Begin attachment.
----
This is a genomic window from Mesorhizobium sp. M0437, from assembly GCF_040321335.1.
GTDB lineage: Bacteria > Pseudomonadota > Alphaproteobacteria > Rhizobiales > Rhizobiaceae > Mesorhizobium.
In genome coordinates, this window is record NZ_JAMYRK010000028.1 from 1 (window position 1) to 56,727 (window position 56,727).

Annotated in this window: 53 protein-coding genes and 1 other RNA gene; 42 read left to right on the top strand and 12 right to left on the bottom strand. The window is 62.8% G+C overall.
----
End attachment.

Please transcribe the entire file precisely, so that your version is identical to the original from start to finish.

This is a genomic window from Mesorhizobium sp. M0437, from assembly GCF_040321335.1.
GTDB lineage: Bacteria > Pseudomonadota > Alphaproteobacteria > Rhizobiales > Rhizobiaceae > Mesorhizobium.
In genome coordinates, this window is record NZ_JAMYRK010000028.1 from 1 (window position 1) to 56,727 (window position 56,727).

Annotated in this window: 53 protein-coding genes and 1 other RNA gene; 42 read left to right on the top strand and 12 right to left on the bottom strand. The window is 62.8% G+C overall.